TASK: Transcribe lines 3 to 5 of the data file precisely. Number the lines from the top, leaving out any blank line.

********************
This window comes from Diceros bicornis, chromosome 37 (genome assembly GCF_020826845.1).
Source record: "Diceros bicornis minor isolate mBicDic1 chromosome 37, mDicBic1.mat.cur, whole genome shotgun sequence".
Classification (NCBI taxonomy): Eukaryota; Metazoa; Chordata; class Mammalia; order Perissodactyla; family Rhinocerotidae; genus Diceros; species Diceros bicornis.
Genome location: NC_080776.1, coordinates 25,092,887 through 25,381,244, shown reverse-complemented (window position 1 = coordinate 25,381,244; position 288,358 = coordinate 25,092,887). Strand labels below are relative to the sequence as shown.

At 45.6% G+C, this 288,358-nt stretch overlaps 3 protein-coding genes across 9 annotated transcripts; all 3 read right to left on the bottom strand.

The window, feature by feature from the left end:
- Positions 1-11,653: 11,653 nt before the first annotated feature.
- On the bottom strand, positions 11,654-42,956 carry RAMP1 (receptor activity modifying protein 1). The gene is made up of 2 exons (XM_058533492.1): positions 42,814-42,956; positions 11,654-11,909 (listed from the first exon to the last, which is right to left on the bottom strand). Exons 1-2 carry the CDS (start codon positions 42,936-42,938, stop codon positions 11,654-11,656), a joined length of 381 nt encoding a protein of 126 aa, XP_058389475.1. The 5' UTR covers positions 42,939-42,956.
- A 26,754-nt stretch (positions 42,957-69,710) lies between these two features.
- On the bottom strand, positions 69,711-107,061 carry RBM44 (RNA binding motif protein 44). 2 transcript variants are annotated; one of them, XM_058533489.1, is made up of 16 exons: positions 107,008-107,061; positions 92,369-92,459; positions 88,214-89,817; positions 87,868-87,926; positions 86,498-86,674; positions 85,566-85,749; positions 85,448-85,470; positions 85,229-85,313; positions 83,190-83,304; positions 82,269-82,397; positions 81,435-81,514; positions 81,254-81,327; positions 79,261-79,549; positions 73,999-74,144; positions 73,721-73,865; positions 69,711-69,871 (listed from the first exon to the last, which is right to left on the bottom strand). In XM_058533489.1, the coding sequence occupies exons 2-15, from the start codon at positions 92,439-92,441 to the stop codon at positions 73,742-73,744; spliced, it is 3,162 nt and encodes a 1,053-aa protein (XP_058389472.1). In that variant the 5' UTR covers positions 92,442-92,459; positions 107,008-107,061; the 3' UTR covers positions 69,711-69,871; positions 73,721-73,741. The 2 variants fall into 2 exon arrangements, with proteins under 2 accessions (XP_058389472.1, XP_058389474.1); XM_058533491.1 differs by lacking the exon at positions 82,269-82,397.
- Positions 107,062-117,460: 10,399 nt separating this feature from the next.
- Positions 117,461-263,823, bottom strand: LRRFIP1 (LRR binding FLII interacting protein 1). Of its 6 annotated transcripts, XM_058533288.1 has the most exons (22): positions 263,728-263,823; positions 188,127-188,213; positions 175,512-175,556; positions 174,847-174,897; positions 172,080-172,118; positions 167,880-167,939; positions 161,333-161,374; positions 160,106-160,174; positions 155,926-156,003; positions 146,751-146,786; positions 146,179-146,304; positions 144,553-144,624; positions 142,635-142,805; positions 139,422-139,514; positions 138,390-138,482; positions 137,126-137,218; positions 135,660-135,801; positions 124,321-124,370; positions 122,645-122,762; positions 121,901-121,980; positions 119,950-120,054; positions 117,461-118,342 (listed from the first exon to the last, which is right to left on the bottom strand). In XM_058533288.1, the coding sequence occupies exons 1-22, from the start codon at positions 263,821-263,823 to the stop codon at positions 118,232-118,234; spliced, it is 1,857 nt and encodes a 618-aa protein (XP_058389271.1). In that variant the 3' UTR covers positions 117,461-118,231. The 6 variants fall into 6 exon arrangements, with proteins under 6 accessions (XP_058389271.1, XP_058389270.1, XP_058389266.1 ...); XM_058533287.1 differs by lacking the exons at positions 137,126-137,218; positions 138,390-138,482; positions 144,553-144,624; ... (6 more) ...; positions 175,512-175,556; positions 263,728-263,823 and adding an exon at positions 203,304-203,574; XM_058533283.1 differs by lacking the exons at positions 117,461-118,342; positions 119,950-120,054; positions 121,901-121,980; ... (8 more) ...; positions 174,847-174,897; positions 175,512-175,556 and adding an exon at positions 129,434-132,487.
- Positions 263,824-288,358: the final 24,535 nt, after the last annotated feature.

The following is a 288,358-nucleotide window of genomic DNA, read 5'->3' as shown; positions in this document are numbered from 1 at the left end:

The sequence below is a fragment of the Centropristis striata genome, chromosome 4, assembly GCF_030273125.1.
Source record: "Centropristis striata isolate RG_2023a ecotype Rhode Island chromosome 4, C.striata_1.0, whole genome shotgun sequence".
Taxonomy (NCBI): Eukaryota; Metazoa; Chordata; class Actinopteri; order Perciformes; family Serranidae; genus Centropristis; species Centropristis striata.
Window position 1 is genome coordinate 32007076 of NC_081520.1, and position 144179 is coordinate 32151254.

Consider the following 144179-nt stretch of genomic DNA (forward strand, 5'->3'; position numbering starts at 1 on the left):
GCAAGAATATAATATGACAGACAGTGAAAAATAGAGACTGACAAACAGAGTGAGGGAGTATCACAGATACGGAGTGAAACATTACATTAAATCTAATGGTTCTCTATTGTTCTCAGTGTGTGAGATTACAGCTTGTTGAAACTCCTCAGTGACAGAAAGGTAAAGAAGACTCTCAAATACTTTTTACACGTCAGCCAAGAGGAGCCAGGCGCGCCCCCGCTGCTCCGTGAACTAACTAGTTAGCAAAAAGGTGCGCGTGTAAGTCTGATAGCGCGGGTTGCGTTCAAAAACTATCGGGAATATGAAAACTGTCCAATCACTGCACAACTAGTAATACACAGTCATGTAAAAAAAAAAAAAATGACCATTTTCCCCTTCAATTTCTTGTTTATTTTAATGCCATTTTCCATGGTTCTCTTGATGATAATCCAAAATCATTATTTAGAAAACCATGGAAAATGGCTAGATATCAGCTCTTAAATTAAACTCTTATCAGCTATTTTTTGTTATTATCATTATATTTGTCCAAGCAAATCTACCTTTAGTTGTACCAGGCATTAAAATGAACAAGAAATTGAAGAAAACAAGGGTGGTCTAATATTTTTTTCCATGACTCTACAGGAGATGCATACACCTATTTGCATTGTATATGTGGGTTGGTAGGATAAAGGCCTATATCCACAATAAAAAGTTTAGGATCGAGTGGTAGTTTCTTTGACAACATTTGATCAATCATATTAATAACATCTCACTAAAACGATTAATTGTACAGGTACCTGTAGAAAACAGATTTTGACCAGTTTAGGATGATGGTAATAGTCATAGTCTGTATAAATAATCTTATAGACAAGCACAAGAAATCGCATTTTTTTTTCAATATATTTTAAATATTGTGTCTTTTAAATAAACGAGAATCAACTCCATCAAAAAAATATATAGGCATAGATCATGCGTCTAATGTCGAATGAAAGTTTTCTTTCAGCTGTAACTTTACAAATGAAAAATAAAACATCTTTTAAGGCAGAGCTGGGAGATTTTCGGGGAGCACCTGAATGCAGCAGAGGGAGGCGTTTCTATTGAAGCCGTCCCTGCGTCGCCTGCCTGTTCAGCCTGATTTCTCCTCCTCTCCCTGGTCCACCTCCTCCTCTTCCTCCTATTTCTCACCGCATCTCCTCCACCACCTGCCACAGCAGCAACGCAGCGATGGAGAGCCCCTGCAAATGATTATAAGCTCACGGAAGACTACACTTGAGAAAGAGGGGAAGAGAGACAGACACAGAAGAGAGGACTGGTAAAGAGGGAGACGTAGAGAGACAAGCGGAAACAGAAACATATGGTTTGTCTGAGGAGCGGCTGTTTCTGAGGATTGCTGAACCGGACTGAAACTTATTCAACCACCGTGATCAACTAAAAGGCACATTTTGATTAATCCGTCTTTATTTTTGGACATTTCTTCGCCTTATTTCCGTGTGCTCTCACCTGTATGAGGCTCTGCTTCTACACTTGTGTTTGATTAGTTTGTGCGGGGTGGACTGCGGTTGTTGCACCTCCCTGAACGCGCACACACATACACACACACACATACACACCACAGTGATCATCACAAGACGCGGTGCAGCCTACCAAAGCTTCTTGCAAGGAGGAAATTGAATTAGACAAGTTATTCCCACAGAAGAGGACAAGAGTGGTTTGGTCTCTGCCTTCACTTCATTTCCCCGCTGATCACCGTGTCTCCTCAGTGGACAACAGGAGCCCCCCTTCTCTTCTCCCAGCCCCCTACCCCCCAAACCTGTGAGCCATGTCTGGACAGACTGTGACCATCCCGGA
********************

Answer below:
Classification (NCBI taxonomy): Eukaryota; Metazoa; Chordata; class Mammalia; order Perissodactyla; family Rhinocerotidae; genus Diceros; species Diceros bicornis.
Genome location: NC_080776.1, coordinates 25,092,887 through 25,381,244, shown reverse-complemented (window position 1 = coordinate 25,381,244; position 288,358 = coordinate 25,092,887). Strand labels below are relative to the sequence as shown.

At 45.6% G+C, this 288,358-nt stretch overlaps 3 protein-coding genes across 9 annotated transcripts; all 3 read right to left on the bottom strand.